What's The Difference Between Tabemono and Ryouri?


I love a good question. Here's one I got this week:

"Why does this homework say the Japanese word for food is ryouri? I thought you said the word for food was tabemono?"

Consider the following:

Potatoes are tabemono, but they're not ryouri.

A plate of hot chips is tabemono AND ryouri.

Does that give you a clue?



食べ物 tabemono


Tabemono is food in quite a general sense.

The unprepared ingredients in your fridge are tabemono. The food on your plate is also tabemono.

For example:
好きな食べ物は?
Suki-na tabemono wa?
What's your favourite food?

体に良い食べ物ベスト10!
Karada ni ii tabemono besuto 10!
Top ten foods that are good for you!

料理 ryouri


Ryouri, on the other hand, is cooking or cuisine. Specifically, it's food which has been cooked or prepared.

The food on your plate is ryouri, but the ingredients in your fridge are not ryouri.

その店の料理は美味しかったです。
Sono mise no ryouri wa oishikatta desu.
The food at that restaurant was great. 


Ryouri can be the cuisine of a whole country:

フランス料理が大好きです。
Furansu ryouri ga daisuki desu.
I love French food.

イギリス料理はまずいと言われます。
Igirisu ryouri wa mazui to iwaremasu.
It's said that British food is disgusting.

料理をする ryouri o suru means "to cook", too:

ロバートさんはあまり料理をしません。
Robaato san wa amari ryouri o shimasen.
Robert doesn't cook very often. 

Question time! Can you answer these questions?


1. 好きな食べ物は何ですか。
 (すきな たべものは なんですか。)

2. よく料理をしますか。何を作りますか。
 (よく りょうりを しますか。なにを つくりますか。)

Or, you could hop on over to Twitter and ask me a question. I do love a good question 😊

What's the Difference Between Mina and Minna (And Why Does It Matter Anyway?)


皆さん、こんにちは。

Hello everybody!

If you watch Japanese tv or anime (or are paying attention in class) you've probably come across the Japanese word 皆さん (mina-san) meaning "all" or "everybody".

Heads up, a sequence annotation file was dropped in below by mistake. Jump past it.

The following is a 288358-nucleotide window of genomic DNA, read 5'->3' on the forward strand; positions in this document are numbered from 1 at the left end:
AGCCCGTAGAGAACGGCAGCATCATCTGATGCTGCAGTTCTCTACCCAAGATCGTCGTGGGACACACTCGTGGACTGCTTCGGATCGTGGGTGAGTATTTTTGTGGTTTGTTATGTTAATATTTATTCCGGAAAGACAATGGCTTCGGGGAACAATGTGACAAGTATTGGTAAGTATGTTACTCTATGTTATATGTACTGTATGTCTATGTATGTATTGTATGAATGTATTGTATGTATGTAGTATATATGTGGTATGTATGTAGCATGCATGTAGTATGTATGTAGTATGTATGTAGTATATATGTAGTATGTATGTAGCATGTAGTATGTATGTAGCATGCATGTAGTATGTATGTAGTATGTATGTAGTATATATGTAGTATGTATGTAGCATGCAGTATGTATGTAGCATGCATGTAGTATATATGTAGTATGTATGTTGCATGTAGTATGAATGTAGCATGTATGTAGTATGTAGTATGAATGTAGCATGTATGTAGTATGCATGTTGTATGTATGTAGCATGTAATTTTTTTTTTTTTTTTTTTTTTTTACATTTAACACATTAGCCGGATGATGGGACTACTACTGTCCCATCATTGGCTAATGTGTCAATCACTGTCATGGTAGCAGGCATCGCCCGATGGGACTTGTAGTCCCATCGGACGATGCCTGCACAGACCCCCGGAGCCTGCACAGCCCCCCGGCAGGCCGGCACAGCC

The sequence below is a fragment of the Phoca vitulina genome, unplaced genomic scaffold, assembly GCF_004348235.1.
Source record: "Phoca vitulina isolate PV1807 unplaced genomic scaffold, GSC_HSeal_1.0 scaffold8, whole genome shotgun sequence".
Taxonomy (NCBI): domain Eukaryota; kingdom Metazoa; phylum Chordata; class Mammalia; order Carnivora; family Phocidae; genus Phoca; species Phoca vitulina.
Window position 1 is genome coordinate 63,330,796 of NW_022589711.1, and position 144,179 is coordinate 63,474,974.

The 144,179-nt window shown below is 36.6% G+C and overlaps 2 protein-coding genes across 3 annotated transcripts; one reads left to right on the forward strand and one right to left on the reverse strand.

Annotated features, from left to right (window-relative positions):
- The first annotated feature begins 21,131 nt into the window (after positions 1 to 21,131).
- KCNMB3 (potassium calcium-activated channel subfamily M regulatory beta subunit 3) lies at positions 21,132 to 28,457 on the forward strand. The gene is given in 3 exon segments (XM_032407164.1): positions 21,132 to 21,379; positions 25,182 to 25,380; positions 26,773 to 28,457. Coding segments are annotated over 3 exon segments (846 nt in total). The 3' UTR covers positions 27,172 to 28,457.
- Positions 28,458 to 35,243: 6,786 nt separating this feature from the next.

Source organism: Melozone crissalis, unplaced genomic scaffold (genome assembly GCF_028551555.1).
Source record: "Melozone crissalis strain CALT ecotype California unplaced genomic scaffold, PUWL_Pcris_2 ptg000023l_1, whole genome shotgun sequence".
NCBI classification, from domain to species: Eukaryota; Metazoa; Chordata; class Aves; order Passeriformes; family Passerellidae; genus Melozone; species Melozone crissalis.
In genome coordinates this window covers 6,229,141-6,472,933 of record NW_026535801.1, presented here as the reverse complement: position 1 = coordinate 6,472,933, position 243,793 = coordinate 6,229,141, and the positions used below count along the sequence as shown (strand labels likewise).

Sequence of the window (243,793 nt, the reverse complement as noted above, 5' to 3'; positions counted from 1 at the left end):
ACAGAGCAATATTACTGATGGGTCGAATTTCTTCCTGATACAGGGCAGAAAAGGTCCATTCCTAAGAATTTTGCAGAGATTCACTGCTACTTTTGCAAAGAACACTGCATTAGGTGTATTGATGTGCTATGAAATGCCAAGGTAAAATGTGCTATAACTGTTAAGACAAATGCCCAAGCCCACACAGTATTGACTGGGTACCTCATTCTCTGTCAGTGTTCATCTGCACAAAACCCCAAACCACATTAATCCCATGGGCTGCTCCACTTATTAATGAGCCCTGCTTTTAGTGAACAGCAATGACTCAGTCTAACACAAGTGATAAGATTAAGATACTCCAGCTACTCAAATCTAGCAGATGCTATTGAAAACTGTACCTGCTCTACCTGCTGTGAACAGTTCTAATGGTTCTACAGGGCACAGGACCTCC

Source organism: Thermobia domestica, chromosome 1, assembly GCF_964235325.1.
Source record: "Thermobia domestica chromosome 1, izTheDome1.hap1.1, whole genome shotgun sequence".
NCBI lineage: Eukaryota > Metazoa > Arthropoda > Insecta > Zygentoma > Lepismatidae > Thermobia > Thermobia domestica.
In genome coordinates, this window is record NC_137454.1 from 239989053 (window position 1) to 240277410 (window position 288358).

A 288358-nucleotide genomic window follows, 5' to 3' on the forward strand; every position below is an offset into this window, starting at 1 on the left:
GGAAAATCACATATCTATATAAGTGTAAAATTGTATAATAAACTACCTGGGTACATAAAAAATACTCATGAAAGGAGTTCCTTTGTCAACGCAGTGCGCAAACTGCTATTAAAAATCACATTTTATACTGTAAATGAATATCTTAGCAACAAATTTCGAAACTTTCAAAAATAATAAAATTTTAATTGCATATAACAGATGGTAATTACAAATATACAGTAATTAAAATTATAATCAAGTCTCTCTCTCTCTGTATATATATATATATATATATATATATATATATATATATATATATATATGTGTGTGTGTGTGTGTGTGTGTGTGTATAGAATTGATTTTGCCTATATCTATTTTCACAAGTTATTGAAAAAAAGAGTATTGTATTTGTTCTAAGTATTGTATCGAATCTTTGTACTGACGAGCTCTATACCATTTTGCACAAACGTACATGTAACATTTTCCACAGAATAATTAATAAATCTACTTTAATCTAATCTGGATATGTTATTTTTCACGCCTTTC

But what's the difference between みな and みんな? What's みなさま all about? And ... does it actually matter?

皆さん Mina-san


Mina means "everybody", and it's commonly used with "-san" on the end (the same suffix you put on people's names to be polite).

みなさん is often used when addressing a group of people, especially when they don't know either other too well or the situation calls for a slightly more formal greeting.

I find myself using みなさん a bunch at the beginning of term when welcoming students back and/or trying to get you all to listen to me.

As you might expect, YouTubers say みなさんこんにちは a lot too ("HI EVERYONE").

Check out the first five seconds of this video from Ari Keita:

↓ はい、みなさんこんにちはありけいたです!



These example sentences from jisho.org should give you a good idea of the kinds of situation when みなさん is used:


みんな Minna


Also common is みんな which is just a spoken form of みな. Some people will tell you minna is more casual than mina and technically they're right.

Examples from jisho seem to show us that people also use minna when they talk about everyone:



みんなさん Minna-san


You can't mix them up and use みんなさん though. That's technically incorrect.

Probably no one will mind or notice in a casual situation, but if you're trying to be polite, stick with みなさん.

Or you can even go more polite with...

皆様 Mina-sama


In more formal situations, the -san suffix is switched up to the more polite/formal -sama.

Mina-sama functions a lot like "LADIES AND GENTLEMEN", and is used in writing, and in announcements:


Why does this matter? Well really, which word you use is going to depend on the situation.

Mina-sama is super formal and it would sound weird if you use it with your friends. Likewise, minna is pretty casual and might not be appropriate in a business setting.

A lot of gaining fluency in a language is about choosing the right word for the right situation.

Mina-san, if you'd like to learn more Japanese with me, click here to check out my new Japanese language courses in Brighton!